You may note so far with this review of Intolerance that I have not spent a lot of time discussing plot. That is because I wanted to save it for the longest part of the film, which is contemporary to the period in which it is made. It focuses on a character known as The Dear One (Mae Marsh). When a strike at the suburban factory where she lived a simple life forces her family to move to the city, her life begins to go downhill. Another person displaced by the strike and subsequent firing of all the workers is The Boy (Robert Harron), and he ends up in the same mean circumstances. While the eternally optimistic Dear One tries to make the best of it in the slums while her father (Fred Turner) literally works himself to death, The Boy turns to a life a crime. He falls in with the so-called Musketeer of the Slums (Walter Long), and has a scandalous affair with woman going by the name of The Friendless One (Miriam Cooper). It is not long, though, before The Boy meets The Dear One. Seeing her piety (she resists his rather brutish initial advances) he eventually cleans up his act and they get married. Unfortunately, The Musketeer of the Slums will not let The Boy go so easily, and frames his former underling for a crime. During his time in prison, The Dear One has a child, but she is quite excited for her husband’s release. Alas, their prospects of being a family are dashed once more when The Boy is mistakenly arrested for the murder of The Musketeer of the Slums. What makes matters worse is when the so-called moral Uplifters find The Dear One alone with her baby, decide she is an unfit mother, and summarily takes the child. Things look bleak until The Kindly Police Officer (Tom Wilson) discovers that it had been the jilted lover, The Friendless One, who had killed the Musketeer of the Slums. The Dear One and The Kindly Police Officer then have a mad scramble to track down The Governor (Ralph Lewis) before The Boy is executed.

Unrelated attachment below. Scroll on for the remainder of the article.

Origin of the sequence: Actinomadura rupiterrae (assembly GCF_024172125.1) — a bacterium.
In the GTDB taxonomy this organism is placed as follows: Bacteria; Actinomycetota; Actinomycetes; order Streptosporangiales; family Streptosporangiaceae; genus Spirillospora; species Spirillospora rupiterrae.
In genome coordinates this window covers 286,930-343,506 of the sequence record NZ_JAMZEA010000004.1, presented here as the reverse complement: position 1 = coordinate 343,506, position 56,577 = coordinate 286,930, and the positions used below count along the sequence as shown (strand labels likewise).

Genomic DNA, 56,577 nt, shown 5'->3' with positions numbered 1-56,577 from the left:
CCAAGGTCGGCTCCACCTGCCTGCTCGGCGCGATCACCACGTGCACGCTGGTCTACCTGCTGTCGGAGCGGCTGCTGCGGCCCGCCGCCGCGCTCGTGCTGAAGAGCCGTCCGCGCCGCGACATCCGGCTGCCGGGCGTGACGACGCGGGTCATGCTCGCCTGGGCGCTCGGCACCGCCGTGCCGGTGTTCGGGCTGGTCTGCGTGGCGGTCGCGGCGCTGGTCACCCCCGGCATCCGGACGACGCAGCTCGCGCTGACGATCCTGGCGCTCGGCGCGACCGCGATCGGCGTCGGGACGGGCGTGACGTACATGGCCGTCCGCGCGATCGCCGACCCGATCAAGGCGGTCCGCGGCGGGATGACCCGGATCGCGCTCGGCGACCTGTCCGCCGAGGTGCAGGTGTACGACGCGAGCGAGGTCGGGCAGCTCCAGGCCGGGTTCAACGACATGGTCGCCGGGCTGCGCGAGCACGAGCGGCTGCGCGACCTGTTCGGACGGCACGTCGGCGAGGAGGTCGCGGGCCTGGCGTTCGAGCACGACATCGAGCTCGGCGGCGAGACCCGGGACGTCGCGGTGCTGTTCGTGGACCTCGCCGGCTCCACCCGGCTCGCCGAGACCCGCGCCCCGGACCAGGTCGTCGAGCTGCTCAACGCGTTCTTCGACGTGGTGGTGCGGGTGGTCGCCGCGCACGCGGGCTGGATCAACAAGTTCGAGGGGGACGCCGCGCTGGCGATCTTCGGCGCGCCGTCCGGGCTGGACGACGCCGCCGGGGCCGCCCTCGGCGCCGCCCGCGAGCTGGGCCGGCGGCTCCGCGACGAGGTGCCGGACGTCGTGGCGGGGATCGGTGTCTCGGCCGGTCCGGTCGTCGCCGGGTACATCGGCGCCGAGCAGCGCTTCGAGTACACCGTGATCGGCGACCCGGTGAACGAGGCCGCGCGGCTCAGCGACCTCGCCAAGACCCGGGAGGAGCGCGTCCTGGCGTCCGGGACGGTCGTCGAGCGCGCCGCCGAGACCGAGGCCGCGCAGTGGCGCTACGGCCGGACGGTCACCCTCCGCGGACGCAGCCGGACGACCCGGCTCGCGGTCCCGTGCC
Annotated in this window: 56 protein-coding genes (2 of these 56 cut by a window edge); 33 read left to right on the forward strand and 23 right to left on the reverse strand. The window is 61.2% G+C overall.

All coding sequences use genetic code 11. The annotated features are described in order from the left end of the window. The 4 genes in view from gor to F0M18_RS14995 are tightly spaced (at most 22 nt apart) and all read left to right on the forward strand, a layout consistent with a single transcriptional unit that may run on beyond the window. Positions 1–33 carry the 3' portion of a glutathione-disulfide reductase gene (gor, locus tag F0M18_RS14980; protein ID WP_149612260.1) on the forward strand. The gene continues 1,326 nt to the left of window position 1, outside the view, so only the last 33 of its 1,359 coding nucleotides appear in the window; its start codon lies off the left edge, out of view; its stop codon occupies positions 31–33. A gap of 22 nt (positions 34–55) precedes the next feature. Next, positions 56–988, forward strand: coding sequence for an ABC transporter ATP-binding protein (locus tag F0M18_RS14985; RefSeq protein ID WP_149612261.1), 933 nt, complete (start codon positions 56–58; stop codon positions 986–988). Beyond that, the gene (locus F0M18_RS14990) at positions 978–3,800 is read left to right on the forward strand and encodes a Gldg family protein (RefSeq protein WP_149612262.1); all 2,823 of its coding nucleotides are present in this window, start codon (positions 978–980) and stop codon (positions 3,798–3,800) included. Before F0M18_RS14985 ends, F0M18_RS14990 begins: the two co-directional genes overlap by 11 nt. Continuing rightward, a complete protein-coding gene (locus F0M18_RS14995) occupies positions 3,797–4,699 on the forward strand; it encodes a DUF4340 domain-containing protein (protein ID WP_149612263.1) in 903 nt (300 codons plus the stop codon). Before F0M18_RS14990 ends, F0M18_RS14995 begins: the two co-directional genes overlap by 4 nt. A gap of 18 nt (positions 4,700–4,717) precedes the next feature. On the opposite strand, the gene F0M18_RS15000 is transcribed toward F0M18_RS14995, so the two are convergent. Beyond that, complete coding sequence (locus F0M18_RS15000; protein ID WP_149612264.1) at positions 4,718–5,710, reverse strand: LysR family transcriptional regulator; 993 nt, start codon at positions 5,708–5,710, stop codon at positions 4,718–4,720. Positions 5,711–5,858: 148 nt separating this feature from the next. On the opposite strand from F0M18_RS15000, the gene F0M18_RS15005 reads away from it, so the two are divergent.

Intolerance ends with some kind of anti-incarceration, anti-war message, that are kind of confusing. As you can see if you have made it thus far, the question that has probably arisen in your mind is, my gosh, how did you make it through this film once, let alone a few times. All I can really say in answer is dissertation. It helps explain the anti-Catholicism in American culture that would influence later acts undertaken by Catholics in Hollywood. The inclusion of the St. Bartholomew’s Day Massacre is only part of the puzzle. With the “Modern Story,” Griffith does show you anti-Catholicism present in early twentieth century American society. Those Uplifters he portrays are a group of people we know today as progressives. They thought they had a monopoly on what it meant to be American, and Catholics had been decidedly not that since this country’s founding. This emboldened them to go into the parts of the city where Catholics lived, as you see in the movie, and behave as they did. In their eyes, taking a child from such a person was justified, particularly when they find The Dear One having a small glass of beer with her simple sandwich for a meal. I will also credit Griffith for having a priest (A. W. McClure) for The Boy. This is about as far as I am willing to go, and Griffith swings back into the specific Catholic bashing when you see a statue of the Virgin Mary obliterated by gun fire.
If nothing else, at least now you know why I sat through Intolerance more than once. It is a shame that I cannot more highly recommend the film given its title. We need to be aware of these kinds of attitudes, though little of what we see from this over a century old motion picture is applicable today in a specific sense.